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hugecoltsfan93's avatar

Why do electricians install power plugs upside down?

Asked by hugecoltsfan93 (7points) February 23rd, 2009
Observing members: 0 Composing members: 0

21 Answers

loser's avatar

I’ve often wondered this myself. Could it be some sort of electrians union plot?

essieness's avatar

To confuse you. They probably do it and then have a good laugh about it later. I can’t blame them really, lol.

Bagardbilla's avatar

As someone in the. Building trade, I always tell my electricians to do it that way so that small children do not mistake it for a “smiley face” and think it’s something to screw around with…

kevbo's avatar

In my house, the upside-down plug is controlled by a wall switch and the rest are right-side up.

exitnirvana's avatar

I’ve always wondered why this is…I hadn’t noticed it until I moved to WV and thought that maybe it was just a regional thing. But I guess its pretty prevalent anywhere there is new construction…

good to know!

dynamicduo's avatar

My apartment has a mix of proper aligned plugs (ground on the bottom) and non-proper ones (ground on the top). There doesn’t seem to be a method to the madness, I liked kevbo’s idea but it’s not the solution for my apartment’s wiring choices (we do have light switches that control a few plugs, but they’re ground up). My building is relatively new (built in the past 10 years) so an older version of the building code wouldn’t really make much sense. It seems that the only “correct” plugs are in the bathroom, and that the building designer purposely chose to flip all the other plugs. Why he did this is anyone’s guess!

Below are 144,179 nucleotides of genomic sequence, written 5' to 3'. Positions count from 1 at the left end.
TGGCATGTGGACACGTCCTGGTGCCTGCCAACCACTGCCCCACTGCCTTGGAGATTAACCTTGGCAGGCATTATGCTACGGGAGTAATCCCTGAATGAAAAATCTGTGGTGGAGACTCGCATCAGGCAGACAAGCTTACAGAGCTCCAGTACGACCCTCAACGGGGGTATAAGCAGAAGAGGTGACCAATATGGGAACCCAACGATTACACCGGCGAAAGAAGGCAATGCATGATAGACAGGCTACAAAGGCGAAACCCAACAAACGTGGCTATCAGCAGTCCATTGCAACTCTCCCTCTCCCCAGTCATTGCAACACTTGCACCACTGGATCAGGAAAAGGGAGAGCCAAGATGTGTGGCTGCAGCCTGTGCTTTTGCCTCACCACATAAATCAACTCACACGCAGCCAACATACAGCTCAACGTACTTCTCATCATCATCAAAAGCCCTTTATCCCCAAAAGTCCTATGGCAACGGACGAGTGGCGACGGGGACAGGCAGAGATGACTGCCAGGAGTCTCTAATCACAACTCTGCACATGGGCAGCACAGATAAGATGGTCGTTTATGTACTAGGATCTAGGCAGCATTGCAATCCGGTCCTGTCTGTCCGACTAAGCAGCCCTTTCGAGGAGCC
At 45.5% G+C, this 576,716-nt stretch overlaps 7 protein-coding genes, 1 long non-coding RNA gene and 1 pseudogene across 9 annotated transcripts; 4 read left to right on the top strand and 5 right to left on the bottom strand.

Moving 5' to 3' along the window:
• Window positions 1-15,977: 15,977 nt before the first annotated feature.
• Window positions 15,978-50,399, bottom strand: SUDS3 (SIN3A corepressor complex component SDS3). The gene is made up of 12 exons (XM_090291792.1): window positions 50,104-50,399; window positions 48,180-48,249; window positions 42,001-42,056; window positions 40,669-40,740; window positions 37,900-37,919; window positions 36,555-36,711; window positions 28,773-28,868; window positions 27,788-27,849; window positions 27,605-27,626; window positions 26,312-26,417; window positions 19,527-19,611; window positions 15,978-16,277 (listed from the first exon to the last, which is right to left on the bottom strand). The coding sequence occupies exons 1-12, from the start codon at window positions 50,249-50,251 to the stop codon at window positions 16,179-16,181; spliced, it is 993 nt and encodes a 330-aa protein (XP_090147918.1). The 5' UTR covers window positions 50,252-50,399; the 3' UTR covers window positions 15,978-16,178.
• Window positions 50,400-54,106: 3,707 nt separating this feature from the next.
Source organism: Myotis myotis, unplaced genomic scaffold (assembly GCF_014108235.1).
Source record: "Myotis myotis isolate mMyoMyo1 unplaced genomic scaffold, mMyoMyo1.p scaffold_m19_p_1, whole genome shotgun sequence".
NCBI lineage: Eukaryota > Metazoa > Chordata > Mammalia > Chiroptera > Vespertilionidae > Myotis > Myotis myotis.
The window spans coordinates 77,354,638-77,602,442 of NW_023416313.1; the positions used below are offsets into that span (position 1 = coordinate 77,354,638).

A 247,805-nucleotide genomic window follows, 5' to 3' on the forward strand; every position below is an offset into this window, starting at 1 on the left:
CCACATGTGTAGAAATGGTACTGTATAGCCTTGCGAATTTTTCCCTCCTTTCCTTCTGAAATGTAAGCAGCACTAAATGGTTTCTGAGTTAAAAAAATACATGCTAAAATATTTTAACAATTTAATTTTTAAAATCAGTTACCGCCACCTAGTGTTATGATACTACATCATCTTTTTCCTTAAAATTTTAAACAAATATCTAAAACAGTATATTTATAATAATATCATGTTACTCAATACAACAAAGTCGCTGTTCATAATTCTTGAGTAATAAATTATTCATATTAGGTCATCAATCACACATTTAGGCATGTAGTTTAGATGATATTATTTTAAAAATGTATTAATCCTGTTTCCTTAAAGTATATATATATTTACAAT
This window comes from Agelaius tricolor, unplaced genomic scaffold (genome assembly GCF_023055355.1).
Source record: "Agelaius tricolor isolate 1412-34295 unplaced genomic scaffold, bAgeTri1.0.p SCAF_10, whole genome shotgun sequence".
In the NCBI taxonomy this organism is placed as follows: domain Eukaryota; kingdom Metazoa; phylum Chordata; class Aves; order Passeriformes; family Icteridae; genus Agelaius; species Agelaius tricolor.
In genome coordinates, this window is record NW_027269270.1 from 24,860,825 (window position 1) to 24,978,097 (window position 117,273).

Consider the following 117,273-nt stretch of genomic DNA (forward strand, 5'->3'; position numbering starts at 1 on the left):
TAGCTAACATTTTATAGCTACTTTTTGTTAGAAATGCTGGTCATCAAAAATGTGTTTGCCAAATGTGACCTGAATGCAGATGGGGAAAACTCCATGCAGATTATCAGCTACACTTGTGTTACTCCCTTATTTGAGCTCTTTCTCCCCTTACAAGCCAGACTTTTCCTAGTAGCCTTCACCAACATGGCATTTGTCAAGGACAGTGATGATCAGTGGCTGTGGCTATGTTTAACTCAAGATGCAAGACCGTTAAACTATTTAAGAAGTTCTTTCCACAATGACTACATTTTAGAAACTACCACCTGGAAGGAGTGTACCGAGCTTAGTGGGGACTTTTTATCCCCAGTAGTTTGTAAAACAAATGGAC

MrItty's avatar

I’m more curious why the heck they have to be alligned vertically, with the annoying number of appliances that have a giant ac adaptor for a plug. They effectively reduce the available outlets by 50%. Why can’t they be placed horizontally?

RandomMrdan's avatar

I use to work for an electrical contractor in school, and learned the trade for 2 years.

The reason they do this, is normally for a work environment. If something were to come crashing down ontop of the electrical outlet while something was plugged into it, it would only jam across the ground connection. Where as if something jammed into both the Positive and the Neutral connections, it would create a short and could cause a fire.

I think it depends on the setting, or who did the job, but some people see it as a safety reason to put it upside down like that. Or perhaps like Kevbo said, so you can know which ones are controlled by a switch.

elijah's avatar

@MrItty I wonder that too! I can have my hairdryer and my flat iron plugged in at the same time. Sucks. I think it’s so that you can’t overload the fuse.

bodyhead's avatar

Usually it’s just three screws to fix this. One screw holds the plate on and two screws actually hold the plug guts in the junction box. You can flip it around regular (make sure no exposed wires are touching anything) and screw everything back in. Waa laa, there you have a right side up plug after 2 minutes of work.

Make sure you turn the power off first or you’ll get a shock.

psyla's avatar

Why do humans seek a standard method of organizing all things? Let’s organize the electric outlets.

Skippy's avatar

Is it that the ground is up?? You’ve just gotten used to seeing them ground down. It is this way “ground up” for the uncertain times something may fall into it ie: paperclip falls into it and shorts out.
PLUS The new National Electrical Code states this is the way it must now be done!

bodyhead's avatar

How many times have you accidently dropped a paperclip into your outlets? How many times have you dropped anything into your outlets?

Even if you did do that, it would just flip the breaker or blow the fuse. Then you’d remove the paperclip and reset the breaker. No harm done.

(Although I really can’t imagine how you could drop a paperclip in your outlet.)

RandomMrdan's avatar